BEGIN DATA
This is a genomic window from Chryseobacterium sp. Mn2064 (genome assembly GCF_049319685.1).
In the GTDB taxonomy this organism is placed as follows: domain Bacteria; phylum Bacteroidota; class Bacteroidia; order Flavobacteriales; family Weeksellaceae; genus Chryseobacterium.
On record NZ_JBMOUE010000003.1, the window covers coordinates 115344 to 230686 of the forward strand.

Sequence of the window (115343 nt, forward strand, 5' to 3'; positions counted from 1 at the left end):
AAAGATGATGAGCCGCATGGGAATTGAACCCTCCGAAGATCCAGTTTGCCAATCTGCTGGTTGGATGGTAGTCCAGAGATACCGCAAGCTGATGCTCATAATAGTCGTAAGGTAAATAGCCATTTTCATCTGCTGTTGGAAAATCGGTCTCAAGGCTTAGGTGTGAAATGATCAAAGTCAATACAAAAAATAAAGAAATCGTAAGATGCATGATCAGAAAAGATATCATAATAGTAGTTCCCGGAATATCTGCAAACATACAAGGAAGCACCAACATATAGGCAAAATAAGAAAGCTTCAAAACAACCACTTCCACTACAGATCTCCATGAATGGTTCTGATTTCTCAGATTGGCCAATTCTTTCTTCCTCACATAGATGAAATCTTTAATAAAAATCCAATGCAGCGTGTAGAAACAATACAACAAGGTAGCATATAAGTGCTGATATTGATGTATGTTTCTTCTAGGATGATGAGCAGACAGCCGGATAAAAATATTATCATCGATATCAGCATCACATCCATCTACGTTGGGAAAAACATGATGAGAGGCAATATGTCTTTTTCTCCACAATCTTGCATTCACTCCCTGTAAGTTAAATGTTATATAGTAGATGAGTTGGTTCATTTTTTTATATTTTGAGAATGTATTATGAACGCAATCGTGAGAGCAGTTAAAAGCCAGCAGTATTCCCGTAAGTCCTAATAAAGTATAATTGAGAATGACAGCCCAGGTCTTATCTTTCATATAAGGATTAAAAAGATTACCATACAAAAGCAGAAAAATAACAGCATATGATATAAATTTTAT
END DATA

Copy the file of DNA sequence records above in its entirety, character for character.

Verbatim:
This is a genomic window from Chryseobacterium sp. Mn2064 (genome assembly GCF_049319685.1).
In the GTDB taxonomy this organism is placed as follows: domain Bacteria; phylum Bacteroidota; class Bacteroidia; order Flavobacteriales; family Weeksellaceae; genus Chryseobacterium.
On record NZ_JBMOUE010000003.1, the window covers coordinates 115344 to 230686 of the forward strand.

Sequence of the window (115343 nt, forward strand, 5' to 3'; positions counted from 1 at the left end):
AAAGATGATGAGCCGCATGGGAATTGAACCCTCCGAAGATCCAGTTTGCCAATCTGCTGGTTGGATGGTAGTCCAGAGATACCGCAAGCTGATGCTCATAATAGTCGTAAGGTAAATAGCCATTTTCATCTGCTGTTGGAAAATCGGTCTCAAGGCTTAGGTGTGAAATGATCAAAGTCAATACAAAAAATAAAGAAATCGTAAGATGCATGATCAGAAAAGATATCATAATAGTAGTTCCCGGAATATCTGCAAACATACAAGGAAGCACCAACATATAGGCAAAATAAGAAAGCTTCAAAACAACCACTTCCACTACAGATCTCCATGAATGGTTCTGATTTCTCAGATTGGCCAATTCTTTCTTCCTCACATAGATGAAATCTTTAATAAAAATCCAATGCAGCGTGTAGAAACAATACAACAAGGTAGCATATAAGTGCTGATATTGATGTATGTTTCTTCTAGGATGATGAGCAGACAGCCGGATAAAAATATTATCATCGATATCAGCATCACATCCATCTACGTTGGGAAAAACATGATGAGAGGCAATATGTCTTTTTCTCCACAATCTTGCATTCACTCCCTGTAAGTTAAATGTTATATAGTAGATGAGTTGGTTCATTTTTTTATATTTTGAGAATGTATTATGAACGCAATCGTGAGAGCAGTTAAAAGCCAGCAGTATTCCCGTAAGTCCTAATAAAGTATAATTGAGAATGACAGCCCAGGTCTTATCTTTCATATAAGGATTAAAAAGATTACCATACAAAAGCAGAAAAATAACAGCATATGATATAAATTTTAT